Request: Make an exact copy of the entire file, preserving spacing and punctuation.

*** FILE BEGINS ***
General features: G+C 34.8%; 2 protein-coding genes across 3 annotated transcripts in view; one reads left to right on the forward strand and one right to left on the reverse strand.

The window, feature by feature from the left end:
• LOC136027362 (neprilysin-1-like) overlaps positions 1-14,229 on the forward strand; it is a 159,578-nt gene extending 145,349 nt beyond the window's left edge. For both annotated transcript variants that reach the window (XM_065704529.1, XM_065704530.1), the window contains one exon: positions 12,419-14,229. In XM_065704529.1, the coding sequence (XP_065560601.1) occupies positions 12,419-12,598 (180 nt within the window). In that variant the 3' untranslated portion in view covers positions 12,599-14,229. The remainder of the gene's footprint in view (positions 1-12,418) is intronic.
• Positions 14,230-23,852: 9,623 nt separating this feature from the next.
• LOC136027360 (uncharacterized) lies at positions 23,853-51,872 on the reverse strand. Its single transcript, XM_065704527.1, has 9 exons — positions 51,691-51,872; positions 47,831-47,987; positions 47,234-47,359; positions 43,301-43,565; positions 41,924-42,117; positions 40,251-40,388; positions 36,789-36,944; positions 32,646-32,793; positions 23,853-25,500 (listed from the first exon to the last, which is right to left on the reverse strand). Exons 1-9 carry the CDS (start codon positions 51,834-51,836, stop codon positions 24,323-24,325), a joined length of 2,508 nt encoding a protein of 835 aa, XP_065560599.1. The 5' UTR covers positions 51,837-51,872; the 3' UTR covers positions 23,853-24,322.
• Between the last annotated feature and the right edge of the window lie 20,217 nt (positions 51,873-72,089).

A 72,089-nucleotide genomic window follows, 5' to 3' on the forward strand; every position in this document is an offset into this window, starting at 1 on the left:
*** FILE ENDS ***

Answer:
General features: G+C 34.8%; 2 protein-coding genes across 3 annotated transcripts in view; one reads left to right on the forward strand and one right to left on the reverse strand.

The window, feature by feature from the left end:
• LOC136027362 (neprilysin-1-like) overlaps positions 1-14,229 on the forward strand; it is a 159,578-nt gene extending 145,349 nt beyond the window's left edge. For both annotated transcript variants that reach the window (XM_065704529.1, XM_065704530.1), the window contains one exon: positions 12,419-14,229. In XM_065704529.1, the coding sequence (XP_065560601.1) occupies positions 12,419-12,598 (180 nt within the window). In that variant the 3' untranslated portion in view covers positions 12,599-14,229. The remainder of the gene's footprint in view (positions 1-12,418) is intronic.
• Positions 14,230-23,852: 9,623 nt separating this feature from the next.
• LOC136027360 (uncharacterized) lies at positions 23,853-51,872 on the reverse strand. Its single transcript, XM_065704527.1, has 9 exons — positions 51,691-51,872; positions 47,831-47,987; positions 47,234-47,359; positions 43,301-43,565; positions 41,924-42,117; positions 40,251-40,388; positions 36,789-36,944; positions 32,646-32,793; positions 23,853-25,500 (listed from the first exon to the last, which is right to left on the reverse strand). Exons 1-9 carry the CDS (start codon positions 51,834-51,836, stop codon positions 24,323-24,325), a joined length of 2,508 nt encoding a protein of 835 aa, XP_065560599.1. The 5' UTR covers positions 51,837-51,872; the 3' UTR covers positions 23,853-24,322.
• Between the last annotated feature and the right edge of the window lie 20,217 nt (positions 51,873-72,089).

A 72,089-nucleotide genomic window follows, 5' to 3' on the forward strand; every position in this document is an offset into this window, starting at 1 on the left: